Island Records, 1991
REVIEW BY: Michael R. Smith
ORIGINALLY PUBLISHED: 12/16/2007
Now we’re getting somewhere. No list of the best albums of all time would be complete without including U2’s seventh release, Achtung Baby.
Immaculately produced by Brian Eno and Daniel Lanois, this album presented a new sound for the 90s. At the time, it was seen as a significant departure for U2, so much so that some of the band’s members were hesitant at this radical change in direction. Still, U2 wouldn’t be U2 without a sense of adventure and daring. The trick was in how to tinker with their own formula without alienating their core audience and fan base.
The two most extreme cases that veer dangerously close to techno territory are “Zoo Station” and “The Fly.” These two tracks are the linchpins to the entire album and help set the tone. With elements of distortion and plenty of twists and turns, they presented radio stations with a dilemma when they were first released. To say these two songs came as a shock to many listeners would be an understatement.
Neither one of these tracks made it to the Top 40, but then again, that format was far too conservative to house such gross monstrosities anyway. Radio may not have known what to do with the new and improved U2, but U2’s true blue fans certainly did. They couldn’t get enough of Achtung Baby and bought enough copies to bring U2 back to the top spot of the album chart.
There were two singles from Achtung Baby that did become successful, even if they were paler in comparison. As the tamer choice, “Mysterious Ways” was just as catchy and garnered plenty of airplay both on radio and MTV. It also contained the great line, “If you want to kiss the sky, better learn how to kneel / on your knees, boy.” By contrast, the tired sounding “One” became the ballad that resonated the most with a lot of people, though I’ve always had a hard time liking it. I just find the lyrics on that song as somewhat trite and the music to be on the dull side. In doing research for this review, I discovered that it was the one song that all the members of U2 could agree on when putting the album together.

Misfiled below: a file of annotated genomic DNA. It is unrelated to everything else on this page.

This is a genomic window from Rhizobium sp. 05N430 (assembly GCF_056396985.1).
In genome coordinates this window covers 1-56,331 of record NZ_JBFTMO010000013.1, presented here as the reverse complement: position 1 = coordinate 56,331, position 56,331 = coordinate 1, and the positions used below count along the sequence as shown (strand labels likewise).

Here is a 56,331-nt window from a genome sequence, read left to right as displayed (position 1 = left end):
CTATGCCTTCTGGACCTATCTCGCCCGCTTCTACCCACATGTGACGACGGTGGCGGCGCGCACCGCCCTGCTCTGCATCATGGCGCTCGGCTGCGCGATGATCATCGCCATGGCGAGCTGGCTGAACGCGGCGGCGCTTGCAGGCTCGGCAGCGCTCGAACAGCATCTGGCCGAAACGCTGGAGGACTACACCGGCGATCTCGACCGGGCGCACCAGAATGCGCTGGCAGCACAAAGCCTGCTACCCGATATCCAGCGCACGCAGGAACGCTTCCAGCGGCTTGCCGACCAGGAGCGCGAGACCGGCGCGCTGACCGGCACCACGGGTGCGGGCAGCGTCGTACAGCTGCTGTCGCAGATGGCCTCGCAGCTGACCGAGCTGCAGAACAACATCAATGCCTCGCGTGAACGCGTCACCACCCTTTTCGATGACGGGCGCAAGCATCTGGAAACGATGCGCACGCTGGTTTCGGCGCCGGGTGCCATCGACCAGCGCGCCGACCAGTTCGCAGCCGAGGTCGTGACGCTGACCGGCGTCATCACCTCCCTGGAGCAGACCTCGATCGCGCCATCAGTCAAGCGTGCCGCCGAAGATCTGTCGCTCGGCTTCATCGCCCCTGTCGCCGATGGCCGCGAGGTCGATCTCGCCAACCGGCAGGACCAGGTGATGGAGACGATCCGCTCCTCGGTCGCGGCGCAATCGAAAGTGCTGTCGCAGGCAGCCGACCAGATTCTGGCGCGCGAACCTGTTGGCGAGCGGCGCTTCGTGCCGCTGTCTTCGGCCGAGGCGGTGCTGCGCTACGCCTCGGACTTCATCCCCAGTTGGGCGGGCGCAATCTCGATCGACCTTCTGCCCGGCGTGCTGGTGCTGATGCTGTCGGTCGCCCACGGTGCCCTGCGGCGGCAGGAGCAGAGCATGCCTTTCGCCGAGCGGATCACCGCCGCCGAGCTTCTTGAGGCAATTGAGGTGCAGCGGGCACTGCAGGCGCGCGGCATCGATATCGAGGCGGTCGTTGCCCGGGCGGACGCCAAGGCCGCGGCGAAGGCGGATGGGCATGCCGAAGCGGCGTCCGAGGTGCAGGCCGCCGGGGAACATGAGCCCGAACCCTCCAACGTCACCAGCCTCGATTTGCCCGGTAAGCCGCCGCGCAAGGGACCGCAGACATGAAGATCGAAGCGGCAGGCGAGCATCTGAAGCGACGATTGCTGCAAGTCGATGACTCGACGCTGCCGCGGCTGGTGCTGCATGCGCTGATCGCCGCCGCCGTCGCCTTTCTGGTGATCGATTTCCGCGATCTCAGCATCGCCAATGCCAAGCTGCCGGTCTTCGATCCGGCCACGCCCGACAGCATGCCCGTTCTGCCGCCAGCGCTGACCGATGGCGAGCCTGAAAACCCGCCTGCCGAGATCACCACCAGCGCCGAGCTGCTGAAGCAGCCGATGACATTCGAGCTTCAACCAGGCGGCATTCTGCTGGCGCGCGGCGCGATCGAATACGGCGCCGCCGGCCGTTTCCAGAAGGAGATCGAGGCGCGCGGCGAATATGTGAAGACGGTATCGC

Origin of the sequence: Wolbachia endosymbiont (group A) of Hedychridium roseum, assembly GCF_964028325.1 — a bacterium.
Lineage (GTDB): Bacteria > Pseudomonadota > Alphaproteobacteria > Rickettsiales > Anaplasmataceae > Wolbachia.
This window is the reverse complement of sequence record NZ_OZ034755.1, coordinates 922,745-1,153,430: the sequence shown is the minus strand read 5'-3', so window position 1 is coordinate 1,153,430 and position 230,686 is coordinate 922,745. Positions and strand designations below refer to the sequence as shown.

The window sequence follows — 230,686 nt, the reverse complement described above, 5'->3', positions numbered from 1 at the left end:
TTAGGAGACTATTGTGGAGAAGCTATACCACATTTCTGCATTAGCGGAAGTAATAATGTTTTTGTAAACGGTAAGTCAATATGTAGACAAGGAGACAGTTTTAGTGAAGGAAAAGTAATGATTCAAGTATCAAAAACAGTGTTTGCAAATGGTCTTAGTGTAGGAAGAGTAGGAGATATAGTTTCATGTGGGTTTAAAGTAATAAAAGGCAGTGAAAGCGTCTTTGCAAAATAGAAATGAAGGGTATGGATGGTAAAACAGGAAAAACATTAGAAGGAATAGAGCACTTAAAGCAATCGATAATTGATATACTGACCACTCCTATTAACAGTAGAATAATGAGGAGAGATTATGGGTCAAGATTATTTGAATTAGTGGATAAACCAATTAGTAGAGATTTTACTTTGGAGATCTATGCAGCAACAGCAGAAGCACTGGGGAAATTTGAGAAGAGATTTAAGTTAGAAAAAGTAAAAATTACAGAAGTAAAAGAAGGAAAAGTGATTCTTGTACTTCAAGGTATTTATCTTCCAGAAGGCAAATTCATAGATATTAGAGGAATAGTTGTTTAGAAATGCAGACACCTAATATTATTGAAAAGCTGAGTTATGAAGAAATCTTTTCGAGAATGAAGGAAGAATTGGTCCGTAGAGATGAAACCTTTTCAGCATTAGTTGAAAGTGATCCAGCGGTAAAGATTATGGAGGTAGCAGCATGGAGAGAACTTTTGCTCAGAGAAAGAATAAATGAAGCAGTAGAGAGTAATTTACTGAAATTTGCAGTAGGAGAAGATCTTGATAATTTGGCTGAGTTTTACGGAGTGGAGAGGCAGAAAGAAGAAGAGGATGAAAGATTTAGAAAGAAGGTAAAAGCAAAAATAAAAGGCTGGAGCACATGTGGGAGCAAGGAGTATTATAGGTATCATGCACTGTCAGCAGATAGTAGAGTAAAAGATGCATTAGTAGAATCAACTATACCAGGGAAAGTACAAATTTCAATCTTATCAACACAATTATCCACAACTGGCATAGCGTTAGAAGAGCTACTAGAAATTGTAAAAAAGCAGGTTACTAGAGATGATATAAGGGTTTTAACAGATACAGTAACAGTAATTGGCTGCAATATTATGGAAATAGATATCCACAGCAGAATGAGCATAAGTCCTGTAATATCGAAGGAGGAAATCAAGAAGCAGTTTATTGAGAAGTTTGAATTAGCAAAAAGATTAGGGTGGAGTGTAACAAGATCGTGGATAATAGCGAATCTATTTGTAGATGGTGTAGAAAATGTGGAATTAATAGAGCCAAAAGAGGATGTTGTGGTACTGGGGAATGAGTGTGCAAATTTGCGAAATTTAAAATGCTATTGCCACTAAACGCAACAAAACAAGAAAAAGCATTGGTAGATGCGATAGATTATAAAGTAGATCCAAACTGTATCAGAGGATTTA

For whatever reason, there were a few other noteworthy tracks on Achtung Baby that received hardly any recognition. The ballad that pulled at my heartstrings a lot more than “One” did was “So Cruel,” and the ambient feel of “Tryin’ To Throw Your Arms Around The World” was also a nice touch. When it comes to the preponderance of long song titles, they not only tend to sound alike, but they have the tendency to get all mixed up in one’s mind: “Even Better Than The Real Thing,” “Who’s Gonna Ride Your Wild Horses” - they all just kind of blend together. And, as is the case with most U2 albums, the last few songs are also the least memorable.
Maintaining a level of consistency and urgency throughout continues to be U2’s primary challenge, but more often than not Achtung Baby succeeds more for its spirit than anything else.
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